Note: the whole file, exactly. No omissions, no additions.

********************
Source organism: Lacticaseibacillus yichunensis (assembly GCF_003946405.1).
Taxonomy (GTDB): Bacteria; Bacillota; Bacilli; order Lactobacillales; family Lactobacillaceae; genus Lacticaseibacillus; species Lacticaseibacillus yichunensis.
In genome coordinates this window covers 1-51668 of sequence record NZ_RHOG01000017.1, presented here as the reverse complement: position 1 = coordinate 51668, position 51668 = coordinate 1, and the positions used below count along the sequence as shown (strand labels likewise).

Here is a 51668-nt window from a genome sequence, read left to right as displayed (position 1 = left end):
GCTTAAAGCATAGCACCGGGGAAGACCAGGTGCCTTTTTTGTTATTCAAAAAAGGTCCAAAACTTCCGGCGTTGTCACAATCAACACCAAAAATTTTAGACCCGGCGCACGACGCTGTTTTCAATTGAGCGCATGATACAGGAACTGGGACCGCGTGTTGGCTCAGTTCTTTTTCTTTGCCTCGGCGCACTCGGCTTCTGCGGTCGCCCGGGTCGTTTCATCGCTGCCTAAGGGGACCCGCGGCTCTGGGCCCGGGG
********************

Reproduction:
Source organism: Lacticaseibacillus yichunensis (assembly GCF_003946405.1).
Taxonomy (GTDB): Bacteria; Bacillota; Bacilli; order Lactobacillales; family Lactobacillaceae; genus Lacticaseibacillus; species Lacticaseibacillus yichunensis.
In genome coordinates this window covers 1-51668 of sequence record NZ_RHOG01000017.1, presented here as the reverse complement: position 1 = coordinate 51668, position 51668 = coordinate 1, and the positions used below count along the sequence as shown (strand labels likewise).

Here is a 51668-nt window from a genome sequence, read left to right as displayed (position 1 = left end):
GCTTAAAGCATAGCACCGGGGAAGACCAGGTGCCTTTTTTGTTATTCAAAAAAGGTCCAAAACTTCCGGCGTTGTCACAATCAACACCAAAAATTTTAGACCCGGCGCACGACGCTGTTTTCAATTGAGCGCATGATACAGGAACTGGGACCGCGTGTTGGCTCAGTTCTTTTTCTTTGCCTCGGCGCACTCGGCTTCTGCGGTCGCCCGGGTCGTTTCATCGCTGCCTAAGGGGACCCGCGGCTCTGGGCCCGGGG